Mary Russell


Five or six years ago, there was a discussion thread on Board Game Geek about a train game, and somebody said something along the lines of, "You don't win the game by making the most money; you win the game by having more money than the other players." At first blush that might seem like it's the same thing, but the meat of it is that the game wasn't about generating a return on your investment, or socking away insane amounts of cash; it was about bleeding the other players dry, using your money as a weapon. In the same thread, someone else said that he'd be glad to end the game with only one dollar, provided everyone else had zero. It's not about pursuing your own goals, it's about stopping your opponents from pursuing theirs - or, another way to look at it, your goal is to stymie your opponent.

This is actually something that pops up quite a bit in wargames. There are plenty of games and scenarios where the goal of one side is to achieve some historical objective, and the goal of the other side is to stop them from doing it - simply running out the clock as it were. That's not something I find all that exciting in a game, actually, and I'm skeptical of its simulation value in most cases. There are certainly cases where it's appropriate, for example, defenders that have to hold out until nightfall so that the army can make good its escape. But this kind of "prevent the other guy from winning" victory condition usually translates into the application of an arbitrary time pressure. "Oh, it's been ten turns, I guess we better just turn around and go home because we haven't won yet" isn't exactly something you see a lot of historical precedence for.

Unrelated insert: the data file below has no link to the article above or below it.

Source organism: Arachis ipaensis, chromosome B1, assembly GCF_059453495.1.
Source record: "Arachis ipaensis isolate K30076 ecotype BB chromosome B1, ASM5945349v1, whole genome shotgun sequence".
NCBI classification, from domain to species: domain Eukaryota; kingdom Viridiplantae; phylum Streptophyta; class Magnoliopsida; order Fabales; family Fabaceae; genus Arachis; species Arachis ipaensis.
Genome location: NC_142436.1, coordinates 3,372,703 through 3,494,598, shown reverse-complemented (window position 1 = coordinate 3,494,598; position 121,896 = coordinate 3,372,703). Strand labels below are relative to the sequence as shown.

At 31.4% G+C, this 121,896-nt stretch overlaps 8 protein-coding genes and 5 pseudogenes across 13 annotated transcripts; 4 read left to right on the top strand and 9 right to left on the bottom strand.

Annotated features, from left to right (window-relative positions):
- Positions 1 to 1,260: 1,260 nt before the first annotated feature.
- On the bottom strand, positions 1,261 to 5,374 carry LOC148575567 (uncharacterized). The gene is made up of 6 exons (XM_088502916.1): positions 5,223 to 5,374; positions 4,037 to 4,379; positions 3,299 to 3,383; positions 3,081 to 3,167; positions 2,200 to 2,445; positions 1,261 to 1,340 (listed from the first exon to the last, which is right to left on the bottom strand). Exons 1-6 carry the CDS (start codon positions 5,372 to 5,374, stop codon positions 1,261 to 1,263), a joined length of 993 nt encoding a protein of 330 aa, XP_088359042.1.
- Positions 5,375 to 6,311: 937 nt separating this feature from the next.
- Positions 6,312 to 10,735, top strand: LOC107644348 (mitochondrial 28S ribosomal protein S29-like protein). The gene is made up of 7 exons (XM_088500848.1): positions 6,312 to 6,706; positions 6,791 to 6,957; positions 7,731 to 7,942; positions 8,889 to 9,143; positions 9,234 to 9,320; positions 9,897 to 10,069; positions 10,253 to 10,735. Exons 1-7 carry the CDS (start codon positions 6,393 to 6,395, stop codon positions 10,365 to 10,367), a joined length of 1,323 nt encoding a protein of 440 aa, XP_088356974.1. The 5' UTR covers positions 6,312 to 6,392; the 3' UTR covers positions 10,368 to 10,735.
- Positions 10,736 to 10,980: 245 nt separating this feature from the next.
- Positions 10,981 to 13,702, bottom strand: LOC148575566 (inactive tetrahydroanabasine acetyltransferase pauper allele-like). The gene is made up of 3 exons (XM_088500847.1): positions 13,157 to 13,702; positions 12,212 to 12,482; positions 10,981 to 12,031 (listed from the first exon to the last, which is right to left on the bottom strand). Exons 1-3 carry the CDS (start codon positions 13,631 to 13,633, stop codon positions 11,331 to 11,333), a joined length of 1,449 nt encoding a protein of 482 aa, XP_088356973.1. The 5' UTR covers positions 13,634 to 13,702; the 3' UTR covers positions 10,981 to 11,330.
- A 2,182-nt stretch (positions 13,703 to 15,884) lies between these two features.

Folks like to bring up the fact that the American War for Independence saw the Americans lose battle after battle, but they won the war because Washington kept an army in the field. And that's true, to a point, and contributed to the war weariness that eroded support for the conflict in the British Parliament. But it wasn't like they said, "Whelp, it's 1782 and we still haven't beaten them yet, I guess we better call it a wash". It was the surrender of Cornwallis at Yorktown that ended the war. It wasn't merely a matter of Washington simply running down the clock; it was a matter of Washington running down the clock until he was able to achieve a military objective of his own.

5-point prime

In backgammon - yes, I'm talking about backgammon again - there is a distinction between a running game and a holding or priming game. A running game is all about moving and bearing off as quickly as possible; it's a race. A holding game is about controlling a key point on your opponent's side of the board to slow 'em up. A priming game is about blockading your opponent by holding several consecutive points - six of 'em together give you a prime, and since you can't move more than six points at a time, a prime is impassable.

At least, of course, until you inevitably start to dismantle it. Because you can't win a game of backgammon by simply preventing your opponent from winning (doubling cube aside). You still need to bear off all of your pieces before he bears off all of his. Holding or priming is an excellent way however to slow him up long enough for you to get your ducks in the row. And preventing your opponent from reaching his goals is an excellent way to position yourself so as to achieve your own.

The trick is not to overdo it. If you get too focused on stopping the other guy, you're not really working toward your own aims. I've lost games of backgammon because I was too obsessed with trying to build a prime instead of getting my men into my home board. There's a balance to strike, and it results in a rather lovely tension. That's something you only get when delaying the other guy is a strategy, a tool, rather than a victory condition. It's something I try to build into my own games, with varying levels of success.

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